Minoan Earthquakes

Breaking the Myth through Interdisciplinarity

Edited by Simon Jusseret and Manuel Sintubin, preface by Jan Driessen, and contributions by Jan Driessen, Susan E. Hough, James P. McCalpin, Manuel Sintubin, Christoph Grützner, Thomas Wiatr, Charalampos Fassoulas, Gerassimos A. Papadopoulos, Jack Mason, Klaus Reicherter, Simon Jusseret, Clairy Palyvou, Eleftheria Tsakanika, Jeffrey S. Soles, Floyd W. McCoy, Rhonda Suka, Colin F. Macdonald, and Tim Cunningham

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Interdisciplinary study on the role of earthquakes in the eastern Mediterranean.
Does the “Minoan myth” still stand up to scientific scrutiny? Since the work of Sir Arthur Evans at Knossos (Crete, Greece), the romanticized vision of the Cretan Bronze Age as an era of peaceful prosperity only interrupted by the catastrophic effects of natural disasters has captured the popular and scientific imagination. Its impact on the development of archaeology, archaeoseismology, and earthquake geology in the eastern Mediterranean is considerable. Yet, in spite of more than a century of archaeological explorations on the island of Crete, researchers still do not have a clear understanding of the effects of earthquakes on Minoan society. This volume, gathering the contributions of Minoan archaeologists, geologists, seismologists, palaeoseismologists, geophysicists, architects, and engineers, provides an up-to-date interdisciplinary appraisal of the role of earthquakes in Minoan society and in Minoan archaeology – what we know, what are the remaining issues, and where we need to go.

 This publication is GPRC-labeled (Guaranteed Peer-Reviewed Content).

 Contributors: Tim Cunningham (Université catholique de Louvain), Jan Driessen (Université catholique de Louvain), Charalampos Fassoulas (Natural History Museum of Crete, University of Crete), Christoph Grützner (RWTH Aachen University, University of Cambridge), Susan E. Hough (U.S. Geological Survey), Simon Jusseret (The University of Texas at Austin, Université catholique de Louvain), Colin F. Macdonald (The British School at Athens), Jack Mason (RWTH Aachen University), James P. McCalpin (GEO-HAZ Consulting Inc.), Floyd W. McCoy (University of Hawaii – Windward), Clairy Palyvou (Aristotle University of Thessaloniki), Gerassimos A. Papadopoulos (National Observatory of Athens), Klaus Reicherter (RWTH Aachen University), Manuel Sintubin (KU Leuven), Jeffrey S. Soles (University of North Carolina – Greensboro), Rhonda Suka (Research Corporation of the University of Hawaii), Eleftheria Tsakanika (National Technical University of Athens), Thomas Wiatr (RWTH Aachen University, German Federal Agency for Cartography and Geodesy).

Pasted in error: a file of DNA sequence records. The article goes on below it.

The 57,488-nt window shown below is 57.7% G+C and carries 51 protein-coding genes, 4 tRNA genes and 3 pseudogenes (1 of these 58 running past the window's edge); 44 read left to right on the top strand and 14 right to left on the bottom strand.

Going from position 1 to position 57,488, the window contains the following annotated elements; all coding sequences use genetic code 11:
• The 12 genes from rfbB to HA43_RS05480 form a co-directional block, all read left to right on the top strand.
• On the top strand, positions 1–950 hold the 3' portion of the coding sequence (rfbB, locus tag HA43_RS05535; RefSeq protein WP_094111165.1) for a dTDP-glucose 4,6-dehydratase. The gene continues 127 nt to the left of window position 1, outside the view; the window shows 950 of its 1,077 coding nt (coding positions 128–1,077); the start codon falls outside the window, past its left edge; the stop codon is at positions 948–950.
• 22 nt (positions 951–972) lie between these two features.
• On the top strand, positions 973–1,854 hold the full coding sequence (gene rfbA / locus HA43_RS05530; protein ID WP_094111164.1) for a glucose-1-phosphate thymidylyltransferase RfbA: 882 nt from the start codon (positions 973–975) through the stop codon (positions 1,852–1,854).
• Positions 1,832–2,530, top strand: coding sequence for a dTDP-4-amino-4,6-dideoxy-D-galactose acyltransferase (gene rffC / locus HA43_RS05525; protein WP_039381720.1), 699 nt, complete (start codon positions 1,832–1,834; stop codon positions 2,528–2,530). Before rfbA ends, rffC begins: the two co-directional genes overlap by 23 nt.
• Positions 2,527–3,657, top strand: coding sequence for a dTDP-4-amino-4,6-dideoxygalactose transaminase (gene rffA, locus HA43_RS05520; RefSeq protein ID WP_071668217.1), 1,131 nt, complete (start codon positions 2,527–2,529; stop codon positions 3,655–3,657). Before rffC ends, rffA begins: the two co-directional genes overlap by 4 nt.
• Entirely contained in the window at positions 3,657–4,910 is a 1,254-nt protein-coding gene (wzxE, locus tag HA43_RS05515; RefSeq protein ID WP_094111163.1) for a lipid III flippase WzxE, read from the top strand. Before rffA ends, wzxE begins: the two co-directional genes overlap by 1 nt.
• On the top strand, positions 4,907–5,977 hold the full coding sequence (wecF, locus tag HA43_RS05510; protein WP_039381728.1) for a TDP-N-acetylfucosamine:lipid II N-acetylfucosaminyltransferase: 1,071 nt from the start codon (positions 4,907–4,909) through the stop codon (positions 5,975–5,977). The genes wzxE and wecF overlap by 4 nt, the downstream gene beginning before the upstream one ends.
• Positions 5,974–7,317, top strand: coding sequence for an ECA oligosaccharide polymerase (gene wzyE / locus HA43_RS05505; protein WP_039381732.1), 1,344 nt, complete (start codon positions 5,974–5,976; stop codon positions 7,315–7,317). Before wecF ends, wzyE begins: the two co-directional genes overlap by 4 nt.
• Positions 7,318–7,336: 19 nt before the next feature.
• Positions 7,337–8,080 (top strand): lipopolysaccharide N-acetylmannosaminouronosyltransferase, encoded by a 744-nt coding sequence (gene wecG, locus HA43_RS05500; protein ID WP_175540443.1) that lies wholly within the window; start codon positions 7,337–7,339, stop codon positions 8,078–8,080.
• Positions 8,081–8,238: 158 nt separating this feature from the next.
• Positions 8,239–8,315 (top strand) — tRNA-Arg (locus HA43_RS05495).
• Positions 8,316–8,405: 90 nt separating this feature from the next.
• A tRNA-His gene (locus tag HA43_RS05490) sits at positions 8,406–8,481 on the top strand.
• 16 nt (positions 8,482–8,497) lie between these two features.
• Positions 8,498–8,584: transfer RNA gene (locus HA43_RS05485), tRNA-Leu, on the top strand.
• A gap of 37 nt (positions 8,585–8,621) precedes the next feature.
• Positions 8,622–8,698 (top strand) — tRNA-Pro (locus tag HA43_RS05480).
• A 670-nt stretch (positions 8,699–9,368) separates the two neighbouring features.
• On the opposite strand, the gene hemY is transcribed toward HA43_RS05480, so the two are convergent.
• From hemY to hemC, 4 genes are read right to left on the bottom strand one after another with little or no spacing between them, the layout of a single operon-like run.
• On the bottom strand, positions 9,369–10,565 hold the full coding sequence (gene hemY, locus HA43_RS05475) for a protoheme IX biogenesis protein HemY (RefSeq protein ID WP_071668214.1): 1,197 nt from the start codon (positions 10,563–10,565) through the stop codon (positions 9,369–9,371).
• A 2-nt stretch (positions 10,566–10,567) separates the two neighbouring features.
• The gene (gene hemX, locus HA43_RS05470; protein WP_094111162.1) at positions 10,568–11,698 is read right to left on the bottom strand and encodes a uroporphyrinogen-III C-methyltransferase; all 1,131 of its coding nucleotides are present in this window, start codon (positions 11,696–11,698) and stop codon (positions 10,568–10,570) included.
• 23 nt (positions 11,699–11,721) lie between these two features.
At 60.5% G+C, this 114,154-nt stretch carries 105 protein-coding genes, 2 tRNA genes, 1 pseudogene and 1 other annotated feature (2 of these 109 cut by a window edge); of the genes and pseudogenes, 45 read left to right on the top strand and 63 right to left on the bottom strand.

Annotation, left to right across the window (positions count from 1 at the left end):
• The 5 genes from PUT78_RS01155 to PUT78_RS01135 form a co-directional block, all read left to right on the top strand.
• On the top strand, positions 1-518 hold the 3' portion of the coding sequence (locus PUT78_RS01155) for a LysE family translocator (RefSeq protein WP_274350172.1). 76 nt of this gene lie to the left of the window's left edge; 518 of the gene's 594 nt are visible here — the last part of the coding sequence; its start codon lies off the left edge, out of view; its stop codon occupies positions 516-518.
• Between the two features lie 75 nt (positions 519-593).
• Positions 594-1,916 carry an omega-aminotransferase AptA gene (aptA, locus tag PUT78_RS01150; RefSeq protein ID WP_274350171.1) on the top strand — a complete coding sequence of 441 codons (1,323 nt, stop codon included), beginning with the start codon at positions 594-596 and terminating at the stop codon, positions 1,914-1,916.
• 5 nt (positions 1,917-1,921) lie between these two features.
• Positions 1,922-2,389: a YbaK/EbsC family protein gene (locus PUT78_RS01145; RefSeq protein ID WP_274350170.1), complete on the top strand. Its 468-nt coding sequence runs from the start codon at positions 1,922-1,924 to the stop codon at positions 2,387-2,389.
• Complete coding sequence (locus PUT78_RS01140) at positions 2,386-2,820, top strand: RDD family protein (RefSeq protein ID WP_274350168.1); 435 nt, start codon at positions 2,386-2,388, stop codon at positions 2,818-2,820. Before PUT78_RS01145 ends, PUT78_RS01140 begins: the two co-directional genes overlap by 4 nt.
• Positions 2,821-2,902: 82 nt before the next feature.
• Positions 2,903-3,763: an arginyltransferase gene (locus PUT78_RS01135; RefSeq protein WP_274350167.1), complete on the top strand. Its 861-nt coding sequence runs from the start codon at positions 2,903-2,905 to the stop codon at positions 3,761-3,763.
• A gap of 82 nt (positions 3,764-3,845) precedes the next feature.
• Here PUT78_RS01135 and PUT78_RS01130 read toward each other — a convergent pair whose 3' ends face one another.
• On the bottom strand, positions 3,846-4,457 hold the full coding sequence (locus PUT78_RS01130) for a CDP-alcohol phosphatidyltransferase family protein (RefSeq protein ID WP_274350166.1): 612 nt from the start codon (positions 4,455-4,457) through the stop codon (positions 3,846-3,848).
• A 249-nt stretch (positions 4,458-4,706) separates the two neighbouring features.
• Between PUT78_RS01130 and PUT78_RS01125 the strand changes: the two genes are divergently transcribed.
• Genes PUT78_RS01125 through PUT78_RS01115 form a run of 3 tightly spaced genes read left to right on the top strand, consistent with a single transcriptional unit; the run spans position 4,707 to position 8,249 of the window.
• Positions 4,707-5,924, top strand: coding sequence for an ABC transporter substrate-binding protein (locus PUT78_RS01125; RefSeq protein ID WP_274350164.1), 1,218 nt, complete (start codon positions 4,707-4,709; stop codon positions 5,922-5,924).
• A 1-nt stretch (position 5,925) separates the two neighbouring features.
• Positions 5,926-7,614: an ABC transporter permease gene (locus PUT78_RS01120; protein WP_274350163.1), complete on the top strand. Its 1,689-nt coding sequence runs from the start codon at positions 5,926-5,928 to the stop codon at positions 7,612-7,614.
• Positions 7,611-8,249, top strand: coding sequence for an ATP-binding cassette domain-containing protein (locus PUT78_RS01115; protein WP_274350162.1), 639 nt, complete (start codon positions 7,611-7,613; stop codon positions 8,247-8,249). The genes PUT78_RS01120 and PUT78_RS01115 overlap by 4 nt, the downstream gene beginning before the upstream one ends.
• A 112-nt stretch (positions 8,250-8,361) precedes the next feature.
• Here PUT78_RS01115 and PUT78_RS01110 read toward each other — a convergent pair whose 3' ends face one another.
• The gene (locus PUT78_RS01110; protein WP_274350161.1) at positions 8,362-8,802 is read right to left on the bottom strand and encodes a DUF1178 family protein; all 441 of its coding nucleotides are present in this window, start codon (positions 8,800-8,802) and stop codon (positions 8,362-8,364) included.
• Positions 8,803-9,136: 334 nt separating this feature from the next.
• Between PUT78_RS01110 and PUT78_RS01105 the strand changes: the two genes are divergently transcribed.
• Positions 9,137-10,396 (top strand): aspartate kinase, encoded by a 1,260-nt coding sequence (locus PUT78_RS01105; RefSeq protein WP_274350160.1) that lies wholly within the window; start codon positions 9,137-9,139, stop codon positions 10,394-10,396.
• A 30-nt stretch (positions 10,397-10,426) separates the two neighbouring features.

Format: Edited volume - ebook

408 pages

ISBN: 9789461662187

Publication: April 24, 2017

Series: Studies in Archaeological Sciences 5

Languages: English

Stock item number: 116448

Manuel Sintubin is full professor of geodynamics in the Department of Earth and Environmental Sciences at KU Leuven.

Simon Jusseret is a postdoctoral researcher in the Department of Anthropology at the University of Texas at Austin and a member of the Aegean Interdisciplinary Studies research group at Université catholique de Louvain.

Above all, this innovative volume breaks new ground by gathering specialists from the fields of geology and archaeology in an attempt to shed some new light onto the effects of earthquake disasters on Cretan Bronze Age (hereafter Minoan) society. Stemming from the workshop 'Out of rubble: Interdisciplinary perspectives on Minoan earthquakes' (Leuven, November 2012),1 this collection represents a major advance in the field of archaeoseismology by addressing key issues in methodology and presenting new evidence and fresh interpretations of specific case studies. [...] If this discipline is "still in its infancy" (p. 393), as the editors admit, this book anticipates its imminent coming of age.
Vassilis Petrakis, Bryn Mawr Classical Review, 6 July 2018

  Bryn Mawr Classical Review

The editors are to be warmly congratulated for bringing together a great set of specialists, and to produce a transdisciplinary collection that breaks refreshingly new ground in the archaeoseismology field. The impressive breadth and depth of this volume is testimony to how far the field has progressed in the past two decades. This volume deserves to be read widely by earthquake scientists and archaeologists, for the significance of its messages extends far beyond the Minoan arena.
Prof. Iain Stewart, Plymouth University